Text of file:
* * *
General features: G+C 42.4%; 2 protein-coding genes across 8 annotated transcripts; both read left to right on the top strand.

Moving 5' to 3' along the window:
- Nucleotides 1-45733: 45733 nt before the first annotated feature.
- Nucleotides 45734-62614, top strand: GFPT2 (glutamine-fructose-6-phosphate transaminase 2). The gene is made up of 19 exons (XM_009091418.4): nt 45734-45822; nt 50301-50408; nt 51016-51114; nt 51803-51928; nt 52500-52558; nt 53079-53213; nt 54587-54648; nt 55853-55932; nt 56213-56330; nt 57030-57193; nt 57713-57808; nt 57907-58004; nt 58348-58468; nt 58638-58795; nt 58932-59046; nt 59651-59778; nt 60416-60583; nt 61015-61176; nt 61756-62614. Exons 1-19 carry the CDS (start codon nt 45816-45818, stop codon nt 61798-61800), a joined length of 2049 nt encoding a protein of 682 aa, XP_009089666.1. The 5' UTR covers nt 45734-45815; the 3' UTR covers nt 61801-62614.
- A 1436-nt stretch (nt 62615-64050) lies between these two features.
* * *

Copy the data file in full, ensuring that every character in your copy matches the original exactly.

General features: G+C 42.4%; 2 protein-coding genes across 8 annotated transcripts; both read left to right on the top strand.

Moving 5' to 3' along the window:
- Nucleotides 1-45733: 45733 nt before the first annotated feature.
- Nucleotides 45734-62614, top strand: GFPT2 (glutamine-fructose-6-phosphate transaminase 2). The gene is made up of 19 exons (XM_009091418.4): nt 45734-45822; nt 50301-50408; nt 51016-51114; nt 51803-51928; nt 52500-52558; nt 53079-53213; nt 54587-54648; nt 55853-55932; nt 56213-56330; nt 57030-57193; nt 57713-57808; nt 57907-58004; nt 58348-58468; nt 58638-58795; nt 58932-59046; nt 59651-59778; nt 60416-60583; nt 61015-61176; nt 61756-62614. Exons 1-19 carry the CDS (start codon nt 45816-45818, stop codon nt 61798-61800), a joined length of 2049 nt encoding a protein of 682 aa, XP_009089666.1. The 5' UTR covers nt 45734-45815; the 3' UTR covers nt 61801-62614.
- A 1436-nt stretch (nt 62615-64050) lies between these two features.